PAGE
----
The state of American politics has become positively toxic the last few years and is reaching a boiling point currently. The word divisive comes up often, but it seems to be way beyond that lately.
In fact, anxiety is on the rise thanks to this polarization. People are stressed, obsessed and dug in like never before. I think we have to go back to the Civil War to see a country more divided than we are seeing right now.
Moving to Canada is not an option for many. So how can we deal with our mental health during a crazy timeline like the one in which we are living?
In this article, we will go over the ways out mental health is affected by the political climate and what we can do about it.
Anxiety on the rise
Regardless of which side of the political aisle you sit, people all agree that the country is not headed in the right direction. Because of this, the bickering and political debate has anxiety becoming a real issue.
Many people feel stress during an election season as they want their party or candidate to win. But, this year it is particularly stressful as both sides feel like there is a lot to lose. Because of that, many are heading to their therapists for help.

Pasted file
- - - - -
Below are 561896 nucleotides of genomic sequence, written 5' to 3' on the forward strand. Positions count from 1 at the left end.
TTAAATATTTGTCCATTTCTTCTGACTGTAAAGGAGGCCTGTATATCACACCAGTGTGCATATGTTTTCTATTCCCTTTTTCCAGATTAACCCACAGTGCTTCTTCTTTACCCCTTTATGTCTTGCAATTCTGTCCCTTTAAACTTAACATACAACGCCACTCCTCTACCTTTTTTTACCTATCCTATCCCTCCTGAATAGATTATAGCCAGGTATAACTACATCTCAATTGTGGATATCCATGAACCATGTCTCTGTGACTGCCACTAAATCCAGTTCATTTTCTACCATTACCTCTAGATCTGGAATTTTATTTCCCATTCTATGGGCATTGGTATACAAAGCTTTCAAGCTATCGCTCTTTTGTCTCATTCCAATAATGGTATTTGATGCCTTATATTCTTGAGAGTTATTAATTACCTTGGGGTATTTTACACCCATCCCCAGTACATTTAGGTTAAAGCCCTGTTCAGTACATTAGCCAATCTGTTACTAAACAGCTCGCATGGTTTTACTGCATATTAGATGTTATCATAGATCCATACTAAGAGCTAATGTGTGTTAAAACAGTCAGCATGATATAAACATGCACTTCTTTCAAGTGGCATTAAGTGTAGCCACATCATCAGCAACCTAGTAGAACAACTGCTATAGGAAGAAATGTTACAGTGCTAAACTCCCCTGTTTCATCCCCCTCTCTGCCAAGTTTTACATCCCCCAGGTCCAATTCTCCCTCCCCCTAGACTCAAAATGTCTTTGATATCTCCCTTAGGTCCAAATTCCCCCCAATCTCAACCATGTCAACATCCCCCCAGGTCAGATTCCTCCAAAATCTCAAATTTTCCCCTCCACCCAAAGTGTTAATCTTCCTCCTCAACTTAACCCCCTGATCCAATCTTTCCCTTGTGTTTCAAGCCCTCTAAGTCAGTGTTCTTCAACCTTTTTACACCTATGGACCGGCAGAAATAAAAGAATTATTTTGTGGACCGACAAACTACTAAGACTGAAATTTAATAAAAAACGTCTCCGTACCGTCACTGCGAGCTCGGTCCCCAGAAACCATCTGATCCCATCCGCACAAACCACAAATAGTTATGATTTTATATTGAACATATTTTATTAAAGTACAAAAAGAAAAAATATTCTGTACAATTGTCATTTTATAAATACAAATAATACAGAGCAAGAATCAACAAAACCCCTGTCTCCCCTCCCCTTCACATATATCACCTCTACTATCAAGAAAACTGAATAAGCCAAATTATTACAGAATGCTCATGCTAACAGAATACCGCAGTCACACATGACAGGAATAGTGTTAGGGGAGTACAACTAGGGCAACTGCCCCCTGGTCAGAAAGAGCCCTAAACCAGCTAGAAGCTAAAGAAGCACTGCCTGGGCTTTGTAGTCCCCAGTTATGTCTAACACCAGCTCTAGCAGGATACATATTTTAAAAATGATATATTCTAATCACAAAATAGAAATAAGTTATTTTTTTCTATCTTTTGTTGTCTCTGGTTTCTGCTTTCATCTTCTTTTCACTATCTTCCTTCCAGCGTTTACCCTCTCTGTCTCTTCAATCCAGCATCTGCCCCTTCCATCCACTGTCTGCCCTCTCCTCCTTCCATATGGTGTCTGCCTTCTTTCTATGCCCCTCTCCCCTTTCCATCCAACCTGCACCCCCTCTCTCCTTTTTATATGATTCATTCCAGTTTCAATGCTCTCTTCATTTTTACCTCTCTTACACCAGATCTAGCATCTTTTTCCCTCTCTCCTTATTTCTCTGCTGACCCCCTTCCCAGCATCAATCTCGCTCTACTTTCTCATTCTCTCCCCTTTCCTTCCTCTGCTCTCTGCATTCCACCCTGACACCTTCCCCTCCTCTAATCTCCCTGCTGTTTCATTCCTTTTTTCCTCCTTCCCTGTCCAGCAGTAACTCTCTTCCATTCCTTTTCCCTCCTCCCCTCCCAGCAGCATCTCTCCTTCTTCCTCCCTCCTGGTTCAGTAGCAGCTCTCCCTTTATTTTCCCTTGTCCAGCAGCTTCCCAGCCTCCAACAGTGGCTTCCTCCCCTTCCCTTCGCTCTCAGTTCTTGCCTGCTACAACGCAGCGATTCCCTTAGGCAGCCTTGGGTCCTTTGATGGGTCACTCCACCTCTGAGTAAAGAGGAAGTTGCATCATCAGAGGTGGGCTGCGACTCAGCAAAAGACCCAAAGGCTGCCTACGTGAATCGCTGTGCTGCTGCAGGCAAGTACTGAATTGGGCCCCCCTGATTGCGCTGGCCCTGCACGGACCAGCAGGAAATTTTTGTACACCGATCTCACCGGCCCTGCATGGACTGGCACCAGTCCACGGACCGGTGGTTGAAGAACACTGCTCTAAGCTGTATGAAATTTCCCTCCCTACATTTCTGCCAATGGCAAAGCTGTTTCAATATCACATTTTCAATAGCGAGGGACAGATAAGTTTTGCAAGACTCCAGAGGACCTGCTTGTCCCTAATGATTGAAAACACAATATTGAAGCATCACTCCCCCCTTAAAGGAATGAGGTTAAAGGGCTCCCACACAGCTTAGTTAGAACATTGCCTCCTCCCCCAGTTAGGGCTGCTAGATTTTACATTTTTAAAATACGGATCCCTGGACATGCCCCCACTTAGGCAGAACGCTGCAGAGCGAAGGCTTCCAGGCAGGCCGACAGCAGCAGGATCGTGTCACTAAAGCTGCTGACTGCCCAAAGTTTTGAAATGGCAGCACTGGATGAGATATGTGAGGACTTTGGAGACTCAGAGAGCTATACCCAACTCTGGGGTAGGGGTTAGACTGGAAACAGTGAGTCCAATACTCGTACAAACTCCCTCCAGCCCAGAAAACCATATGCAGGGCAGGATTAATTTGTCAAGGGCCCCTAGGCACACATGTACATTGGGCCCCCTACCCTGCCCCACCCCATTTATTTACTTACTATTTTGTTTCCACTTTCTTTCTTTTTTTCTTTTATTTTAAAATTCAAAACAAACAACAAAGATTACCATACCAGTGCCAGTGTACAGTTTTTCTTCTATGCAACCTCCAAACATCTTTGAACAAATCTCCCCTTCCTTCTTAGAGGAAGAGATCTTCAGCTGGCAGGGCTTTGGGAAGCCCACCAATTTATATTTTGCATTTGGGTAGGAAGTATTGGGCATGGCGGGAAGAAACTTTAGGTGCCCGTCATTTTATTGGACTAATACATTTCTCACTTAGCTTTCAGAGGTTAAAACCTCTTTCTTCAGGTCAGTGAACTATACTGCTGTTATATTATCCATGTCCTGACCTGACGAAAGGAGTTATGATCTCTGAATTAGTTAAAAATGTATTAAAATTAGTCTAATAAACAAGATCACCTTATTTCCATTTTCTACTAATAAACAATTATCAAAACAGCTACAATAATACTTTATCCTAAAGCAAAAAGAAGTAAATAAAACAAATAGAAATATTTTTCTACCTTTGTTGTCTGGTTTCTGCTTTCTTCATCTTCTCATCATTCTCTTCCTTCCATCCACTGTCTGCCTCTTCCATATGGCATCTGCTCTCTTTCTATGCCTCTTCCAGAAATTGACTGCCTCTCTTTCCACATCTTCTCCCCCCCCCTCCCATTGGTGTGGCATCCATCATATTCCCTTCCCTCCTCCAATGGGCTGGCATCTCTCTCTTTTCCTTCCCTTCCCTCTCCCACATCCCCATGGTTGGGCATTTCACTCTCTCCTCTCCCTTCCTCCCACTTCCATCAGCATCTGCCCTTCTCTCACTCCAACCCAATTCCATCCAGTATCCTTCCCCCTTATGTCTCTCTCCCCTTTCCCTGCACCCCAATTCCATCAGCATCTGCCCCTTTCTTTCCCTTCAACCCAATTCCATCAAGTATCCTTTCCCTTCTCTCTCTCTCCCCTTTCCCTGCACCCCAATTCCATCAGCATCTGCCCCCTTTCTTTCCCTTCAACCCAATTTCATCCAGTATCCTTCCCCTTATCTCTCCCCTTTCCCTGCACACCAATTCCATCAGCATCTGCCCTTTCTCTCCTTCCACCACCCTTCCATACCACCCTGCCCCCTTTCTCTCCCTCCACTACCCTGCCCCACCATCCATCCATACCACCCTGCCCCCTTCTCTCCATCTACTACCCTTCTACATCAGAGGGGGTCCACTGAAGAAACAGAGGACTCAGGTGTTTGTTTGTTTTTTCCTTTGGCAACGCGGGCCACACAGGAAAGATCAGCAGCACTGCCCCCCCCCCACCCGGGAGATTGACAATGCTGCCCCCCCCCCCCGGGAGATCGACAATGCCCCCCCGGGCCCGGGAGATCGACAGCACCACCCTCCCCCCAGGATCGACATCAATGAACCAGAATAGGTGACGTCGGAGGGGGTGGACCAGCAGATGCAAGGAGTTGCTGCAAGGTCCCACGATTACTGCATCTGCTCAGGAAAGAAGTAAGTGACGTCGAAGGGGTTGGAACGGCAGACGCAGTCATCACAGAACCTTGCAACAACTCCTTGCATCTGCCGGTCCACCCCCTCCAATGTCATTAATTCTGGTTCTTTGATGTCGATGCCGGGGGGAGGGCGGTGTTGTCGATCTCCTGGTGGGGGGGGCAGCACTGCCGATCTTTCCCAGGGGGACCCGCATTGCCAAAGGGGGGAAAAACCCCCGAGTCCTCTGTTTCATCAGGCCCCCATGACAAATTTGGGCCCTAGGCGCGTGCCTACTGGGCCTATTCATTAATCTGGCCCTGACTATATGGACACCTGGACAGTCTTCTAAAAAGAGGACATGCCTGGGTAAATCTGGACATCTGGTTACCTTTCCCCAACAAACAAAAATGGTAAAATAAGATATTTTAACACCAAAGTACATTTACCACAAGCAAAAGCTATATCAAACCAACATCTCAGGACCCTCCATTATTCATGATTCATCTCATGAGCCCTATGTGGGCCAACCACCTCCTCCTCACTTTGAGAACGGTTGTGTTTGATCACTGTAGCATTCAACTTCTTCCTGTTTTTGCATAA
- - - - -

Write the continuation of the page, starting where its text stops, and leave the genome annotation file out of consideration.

Anxiety can take over your life and make everyday situations a struggle to deal with.
To overcome this, remember to practice meditation and yoga to recenter your mind and relieve some of the anxiety. These are natural stress relievers and do wonders to reduce anxiety.
A feeling of hopelessness
The way the election works in the US is so convoluted that many people feel their vote doesn’t matter. If you live in a Red State and want to vote for the Democrats, then it feels like your vote is wasted.
And even if you want to vote Republican, if your vote feels like a foregone conclusion and will win the electoral college delegates, but it’s not enough to win, then it feels wasted even there since it doesn’t go by popular vote.
The flip side works in a Blue State.
This system has people feeling hopeless and desperate. When a segment of the population loses faith in the democratic process, it is a slippery slope for both the country and the individual.
This hopelessness can manifest itself in feeling melancholy and depressed. It can infect many other areas of your life that require focus and energy that you seem to be missing.
How can you feel more hope? Get involved in the election process.
Start volunteering for your candidate or party. Have a get out the vote drive and help elderly and handicapped people get registered. Or run a shuttle to polling places for people with no transportation.
By getting involved you feel like you are active and taking some sort of control over a process that is complicated and confusing.